Random Thoughts


It’s true; I stole Thomas Sowell’s column format. If I put his picture here, that makes it OK, right?

With apologies to Thomas Sowell, here are some “random thoughts on the passing scene.”

It is universally accepted that “sheep-stealing” is an immoral approach to church growth. I seem to remember Someone who wasn’t too impressed with hirelings, though. When the sheep in the next field are starving to death, doesn’t “sheep-stealing” become a virtue? We need to promote the practice of “sheep-rescue.” The Humane Society would approve, but more to the point, so would the Good Shepherd. Continue reading


Filed under Uncategorized

Iron Sharpens Iron

ironThis is just a brief post to alert readers that tomorrow, D.V., I will be on the Iron Sharpens Iron show with Chris Arnzen.  The topic of our discussion will be the church’s role in the moral collapse of our society, which I blogged about early last month.  (The blog series begins here.)

Chris and I will be talking from 4:00 to 6:00 Eastern time, and you can livestream all or part of that discussion at his site.  I’ll update this post when the show hits his podcast, although it looks as though they are running a few weeks behind just now.


Filed under Uncategorized

Mark Driscoll, Tullian Tchividjian, and Reformed Baptist Polity

train wreck

Here we go again!

It has been roughly a year since the evangelical and small-c calvinist worlds were embroiled in the ongoing collapse of Mars Hill Church and the once booming ministry of Mark Driscoll. A cascade of revelations, from plagiarized material to authoritarian abuses to dishonest financial practices all resulted in the collapse of Driscoll’s reputation and, ultimately, the loss of his ministry.

In the midst of this disaster Evangelical Fix-it Man Paul Tripp™ was flown in to become part of something called the Board of Advisors and Accountability, which was patterned after the apostolic institution of the…uh…never mind. As the disaster broadened, even Paul Tripp™ bailed out, stating on his way out the door, “This is without a doubt the most abusive, coercive ministry culture I’ve ever been involved with.” Continue reading


Filed under Uncategorized

Book Review of Samuel Renihan, God Without Passions: a Primer

passionsDuring the last year I have written a number of times on the doctrine of divine impassibility. This is the doctrine that God, being immutable, does not experience emotional fluctuation as do we. The Scriptures speak of God’s anger burning or of his compassion rising up, but this is analogous to it speaking of his arm or his ear: it is a communication to us of truths about God in human terms which we will understand. Still, God is not a man, and we must not think of him as having “ups” and “downs.”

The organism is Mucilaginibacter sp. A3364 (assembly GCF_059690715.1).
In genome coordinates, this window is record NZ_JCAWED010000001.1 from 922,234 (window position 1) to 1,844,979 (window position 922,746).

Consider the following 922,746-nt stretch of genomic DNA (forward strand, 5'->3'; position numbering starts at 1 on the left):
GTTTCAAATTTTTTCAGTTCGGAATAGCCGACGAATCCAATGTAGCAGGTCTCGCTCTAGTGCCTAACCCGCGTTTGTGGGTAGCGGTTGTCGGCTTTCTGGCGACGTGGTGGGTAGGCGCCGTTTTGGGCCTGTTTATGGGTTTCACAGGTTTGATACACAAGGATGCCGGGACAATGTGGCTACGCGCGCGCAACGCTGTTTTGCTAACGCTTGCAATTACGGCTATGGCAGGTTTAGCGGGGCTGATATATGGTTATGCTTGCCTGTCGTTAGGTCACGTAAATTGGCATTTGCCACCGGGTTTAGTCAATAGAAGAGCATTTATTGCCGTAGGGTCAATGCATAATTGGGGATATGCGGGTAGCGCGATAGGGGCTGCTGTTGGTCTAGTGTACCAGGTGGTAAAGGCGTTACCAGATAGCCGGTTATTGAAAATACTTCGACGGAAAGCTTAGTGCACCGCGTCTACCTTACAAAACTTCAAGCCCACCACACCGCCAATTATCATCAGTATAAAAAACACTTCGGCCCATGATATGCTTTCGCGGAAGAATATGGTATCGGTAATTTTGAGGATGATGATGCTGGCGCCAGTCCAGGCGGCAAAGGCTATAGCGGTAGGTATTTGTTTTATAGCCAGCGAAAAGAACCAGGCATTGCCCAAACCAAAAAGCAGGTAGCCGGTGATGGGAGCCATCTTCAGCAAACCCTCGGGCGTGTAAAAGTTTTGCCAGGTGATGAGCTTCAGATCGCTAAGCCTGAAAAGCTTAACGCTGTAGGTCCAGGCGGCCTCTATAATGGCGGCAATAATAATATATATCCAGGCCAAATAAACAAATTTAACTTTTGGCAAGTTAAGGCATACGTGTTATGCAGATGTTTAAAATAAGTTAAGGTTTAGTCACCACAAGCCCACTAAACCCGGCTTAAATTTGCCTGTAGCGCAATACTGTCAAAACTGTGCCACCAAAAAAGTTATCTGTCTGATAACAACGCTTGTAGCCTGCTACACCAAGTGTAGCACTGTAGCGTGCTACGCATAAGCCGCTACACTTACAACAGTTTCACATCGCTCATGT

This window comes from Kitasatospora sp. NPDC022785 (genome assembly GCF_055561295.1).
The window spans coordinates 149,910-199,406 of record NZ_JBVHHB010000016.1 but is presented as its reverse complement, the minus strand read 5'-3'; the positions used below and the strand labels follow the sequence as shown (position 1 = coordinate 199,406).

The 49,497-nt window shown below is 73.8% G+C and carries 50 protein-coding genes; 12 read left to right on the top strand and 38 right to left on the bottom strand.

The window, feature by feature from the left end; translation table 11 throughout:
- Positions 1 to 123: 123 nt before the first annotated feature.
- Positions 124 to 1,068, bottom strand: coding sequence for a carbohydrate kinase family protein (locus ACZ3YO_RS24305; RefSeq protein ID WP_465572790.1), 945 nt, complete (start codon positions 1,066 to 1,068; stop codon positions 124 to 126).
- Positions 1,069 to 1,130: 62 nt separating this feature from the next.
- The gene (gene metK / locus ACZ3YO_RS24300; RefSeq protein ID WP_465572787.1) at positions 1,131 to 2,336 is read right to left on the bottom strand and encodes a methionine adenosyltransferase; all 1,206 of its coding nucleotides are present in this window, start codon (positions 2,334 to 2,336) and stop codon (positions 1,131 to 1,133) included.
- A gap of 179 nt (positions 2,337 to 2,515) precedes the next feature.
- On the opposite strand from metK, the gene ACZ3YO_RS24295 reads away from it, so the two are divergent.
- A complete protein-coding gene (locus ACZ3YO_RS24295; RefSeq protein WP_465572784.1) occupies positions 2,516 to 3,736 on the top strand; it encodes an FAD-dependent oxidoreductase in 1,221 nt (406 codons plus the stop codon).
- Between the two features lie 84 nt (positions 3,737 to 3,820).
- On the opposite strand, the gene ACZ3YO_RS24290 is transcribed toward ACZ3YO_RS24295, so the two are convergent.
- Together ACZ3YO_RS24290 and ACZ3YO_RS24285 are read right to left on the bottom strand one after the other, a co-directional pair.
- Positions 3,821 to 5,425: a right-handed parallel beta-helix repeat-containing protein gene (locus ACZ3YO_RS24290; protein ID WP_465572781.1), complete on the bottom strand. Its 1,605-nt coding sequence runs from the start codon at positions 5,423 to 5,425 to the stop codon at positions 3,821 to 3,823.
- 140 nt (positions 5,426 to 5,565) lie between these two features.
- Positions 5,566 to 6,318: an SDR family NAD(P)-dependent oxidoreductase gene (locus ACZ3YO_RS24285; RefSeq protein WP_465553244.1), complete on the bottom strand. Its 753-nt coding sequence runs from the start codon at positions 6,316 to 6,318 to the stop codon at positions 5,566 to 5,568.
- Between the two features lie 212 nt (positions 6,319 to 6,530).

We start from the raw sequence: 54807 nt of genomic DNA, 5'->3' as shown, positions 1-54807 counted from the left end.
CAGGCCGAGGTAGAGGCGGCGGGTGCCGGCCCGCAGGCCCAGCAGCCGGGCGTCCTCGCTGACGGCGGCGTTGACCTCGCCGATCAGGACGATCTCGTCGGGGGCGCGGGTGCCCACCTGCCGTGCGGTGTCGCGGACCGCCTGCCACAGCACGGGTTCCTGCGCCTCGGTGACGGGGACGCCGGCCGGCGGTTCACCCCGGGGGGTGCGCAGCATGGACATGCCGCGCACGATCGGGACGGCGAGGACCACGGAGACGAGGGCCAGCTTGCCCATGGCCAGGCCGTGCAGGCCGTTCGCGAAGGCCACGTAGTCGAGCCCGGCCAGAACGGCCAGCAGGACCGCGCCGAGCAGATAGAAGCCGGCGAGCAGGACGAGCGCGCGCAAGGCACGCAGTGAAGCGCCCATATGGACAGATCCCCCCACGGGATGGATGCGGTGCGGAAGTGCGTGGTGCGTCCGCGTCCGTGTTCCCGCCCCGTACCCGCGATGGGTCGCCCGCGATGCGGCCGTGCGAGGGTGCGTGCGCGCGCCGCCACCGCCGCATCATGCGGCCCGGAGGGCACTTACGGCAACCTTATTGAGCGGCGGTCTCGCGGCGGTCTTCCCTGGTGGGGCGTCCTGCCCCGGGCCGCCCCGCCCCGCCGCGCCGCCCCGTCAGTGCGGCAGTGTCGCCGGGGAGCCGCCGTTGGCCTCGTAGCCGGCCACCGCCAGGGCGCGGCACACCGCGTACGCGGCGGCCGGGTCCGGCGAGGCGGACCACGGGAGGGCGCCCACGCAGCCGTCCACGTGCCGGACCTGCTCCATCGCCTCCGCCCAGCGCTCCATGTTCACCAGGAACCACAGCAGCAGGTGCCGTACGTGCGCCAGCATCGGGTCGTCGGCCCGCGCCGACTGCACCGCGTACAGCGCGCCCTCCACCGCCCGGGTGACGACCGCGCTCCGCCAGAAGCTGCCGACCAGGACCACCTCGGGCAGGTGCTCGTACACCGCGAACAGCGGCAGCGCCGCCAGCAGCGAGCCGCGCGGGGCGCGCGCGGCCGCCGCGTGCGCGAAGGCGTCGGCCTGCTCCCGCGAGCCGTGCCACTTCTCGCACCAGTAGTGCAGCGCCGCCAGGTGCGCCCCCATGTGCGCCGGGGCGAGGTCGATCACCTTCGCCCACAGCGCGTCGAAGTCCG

My interest in this topic of course reflects the conversation which has taken place among Reformed Baptists, particularly within ARBCA, about the nature of God. However, it is a matter of great importance to all Christians. If we think of God wrongly (which almost always means imagining him as being one of us!), then we will neither serve nor worship him as we ought. Continue reading


Filed under Uncategorized

An Open Letter to the Abortive Mother

babyTo the Abortive Mother:

I’m sure that you, like everyone else in America, recognizes that we may well be in the midst of a sea change on the issue of abortion. A few years ago, when Kermit Gosnell (a rather typical inner city abortionist) was tried and sentenced, the true nature of the abortion industry began to leak out. Now, due to the stunning revelations of the Center for Medical Progress, the truth is front and center. In spite of the desire of the media to shield you and the rest of us from the truth, in spite of two entertaining primary races, and in spite of a dust-up at congress within the President’s party, there is still a great deal of light shining on the behind-the-scenes activities of Planned Parenthood. Both sides are quick to sing the party line, but I’ve been wondering how to talk to you. Continue reading


Filed under Uncategorized

I Blame Us, Part 5: The Recovery


Let’s Have a Reformation!

All week I have argued that the American Evangelical church is to blame for the collapse of our culture. We have failed utterly to maintain the doctrine of the law which was universally taught in Protestant confessions, becoming instead a lawless people. This has handicapped our witness to the world, robbing us of the moral authority to speak and of any message which could convict.

A very serious reformation is needed. Efforts to defund (and dismantle) Planned Parenthood are certainly a righteous cause. It is right for Christians to fight abortion, and to struggle to define marriage properly. However, a more fundamental reformation is necessary, and what is more, it is within the grasp of the church. I speak of a reformation of Evangelicalism – one in which we repent of the last half-century of abandonment of morality. The needed reformation will be spiritual, theological, ecclesiastical, and homiletical. Continue reading


Filed under Uncategorized

I Blame Us, Part 4: The Failure


The Preacher of the Law

Yesterday I wrote about the scourge of antinomianism which has all but erased traditional protestant doctrine from the evangelical world. While thorough antinomians may be in a minority; they are both vocal and influential. Most evangelicals have at least abandoned part of the law. Many have adopted a form of homiletical antinomianism – an antinomianism of message if you will. It is as though we are permitted to believe in moral law, so long as we never preach it and rarely write about it. Where the law is still permitted to be discussed, it is only with regard to its first (evangelistic) use. Talk of the law restraining human corruption is forgotten, while talk of the law as a standard for Christian ethics is strongly resisted within the church. Continue reading


Filed under Uncategorized